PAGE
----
Joel Dean: "Tin Can Telephone," (2016). Image courtesy Species Gallery.
Joel Dean: Tin Can Telephone, (2016). Image courtesy Species Gallery.

The presence of a Tin Can Telephone, in which communication between the binary opposition of the two sides can only be carried out via an extremely dubious string connection, further suggests that this show is a meditation on the problematic nature of language and how people use it, but also on the intrinsic problem of two-ness, always collapsing into an undifferentiated, monolithic unity or obscuring the complexity of situations in which there are always more than two sides to every question.

 

Throw in The table is set, so now eat, a three-legged table on which the missing fourth leg has been cut into portions served up on white plates, and Architectural Digest, a single model building laid aside in a wastebasket, and you have an over-the-top piece of witty theorizing that is a worthy successor to the theory-laden ATLBNL that closed at the Atlanta Contemporary an hour before this show opened in the art center’s Studio 4, which morphs at regular intervals into the Species gallery space.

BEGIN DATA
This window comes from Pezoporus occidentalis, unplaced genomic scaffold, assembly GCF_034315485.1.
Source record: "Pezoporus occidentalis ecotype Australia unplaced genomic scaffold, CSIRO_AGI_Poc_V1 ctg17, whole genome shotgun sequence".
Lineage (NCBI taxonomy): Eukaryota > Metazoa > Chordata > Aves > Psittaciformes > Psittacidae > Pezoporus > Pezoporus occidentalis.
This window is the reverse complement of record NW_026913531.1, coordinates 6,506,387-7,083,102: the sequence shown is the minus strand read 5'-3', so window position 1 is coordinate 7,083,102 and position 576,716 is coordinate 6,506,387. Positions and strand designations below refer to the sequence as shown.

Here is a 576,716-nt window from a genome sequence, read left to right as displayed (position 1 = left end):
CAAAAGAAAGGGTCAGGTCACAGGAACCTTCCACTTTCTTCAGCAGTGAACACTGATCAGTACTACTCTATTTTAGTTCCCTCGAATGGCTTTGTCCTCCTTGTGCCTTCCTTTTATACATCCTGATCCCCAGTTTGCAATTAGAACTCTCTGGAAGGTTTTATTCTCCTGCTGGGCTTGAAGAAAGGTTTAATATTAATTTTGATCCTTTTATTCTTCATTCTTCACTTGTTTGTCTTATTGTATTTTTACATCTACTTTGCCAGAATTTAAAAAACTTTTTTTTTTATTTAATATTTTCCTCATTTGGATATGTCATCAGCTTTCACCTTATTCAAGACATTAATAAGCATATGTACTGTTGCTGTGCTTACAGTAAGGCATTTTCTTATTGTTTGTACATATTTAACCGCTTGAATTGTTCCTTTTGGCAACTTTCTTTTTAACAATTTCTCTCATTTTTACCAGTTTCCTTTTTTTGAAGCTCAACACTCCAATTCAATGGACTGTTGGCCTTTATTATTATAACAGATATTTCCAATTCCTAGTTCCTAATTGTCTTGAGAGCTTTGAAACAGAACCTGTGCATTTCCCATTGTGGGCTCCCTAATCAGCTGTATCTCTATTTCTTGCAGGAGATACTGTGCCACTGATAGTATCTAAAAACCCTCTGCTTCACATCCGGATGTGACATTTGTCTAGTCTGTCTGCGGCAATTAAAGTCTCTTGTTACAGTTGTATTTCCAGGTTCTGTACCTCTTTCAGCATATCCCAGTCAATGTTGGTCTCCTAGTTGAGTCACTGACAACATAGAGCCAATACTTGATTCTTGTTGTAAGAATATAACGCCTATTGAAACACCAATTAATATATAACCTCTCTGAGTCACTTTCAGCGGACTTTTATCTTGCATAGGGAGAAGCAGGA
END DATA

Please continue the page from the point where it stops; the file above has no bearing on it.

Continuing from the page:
What all these sets of dualities add up to is left for the viewer to puzzle out. The prison of gender is there to be stepped out of, apparently, and the utility of a binary system for anything but computer languages is called into question. The unique doubling of the fallen twin towers (the model buildings in City are one-of-a-kind structures turned into twins by the artist) feeds somehow into this larger problematic.

But the oddity is that given the evidence, the exhibition seems to be about almost anything but the possibilities I’ve laid out thus far. The incomplete artist statement that Species’ owners called on Dean to rephrase in a “grunting, stupid, but honest language” deals almost entirely with the twin towers as a symbolic expression of a two-world-power competitive opposition that became meaningless in a world being turned into a single interlinked economic and social entity.

That vision of irresistible globalization suddenly seems dated in the face of the new face-off of multiple powers in which, to paraphrase what a European political thinker said last week, “nations are ceasing to resemble one another and starting to look distinct again.” The fact that binaries are blurring in the realm of gender on the one hand, and that the world economy and the global climate remain immense unified systems on the other, complicates the present-day drive toward division, but a global unification that once seemed inevitable has suddenly come to a painful halt.

It feels like Joel Dean has done his best to create symbols that grapple with this peculiarly difficult moment in world history. But if so, he has left us to assemble the puzzle parts for ourselves. He leaves us with a world in which the unified logarithmic scale that Charles and Ray Eames explored optimistically in their 1977 film Powers of Ten (which inspired Dean’s exhibition title) has been succeeded by less perfectible ways of getting from zero to, if we are lucky, nine.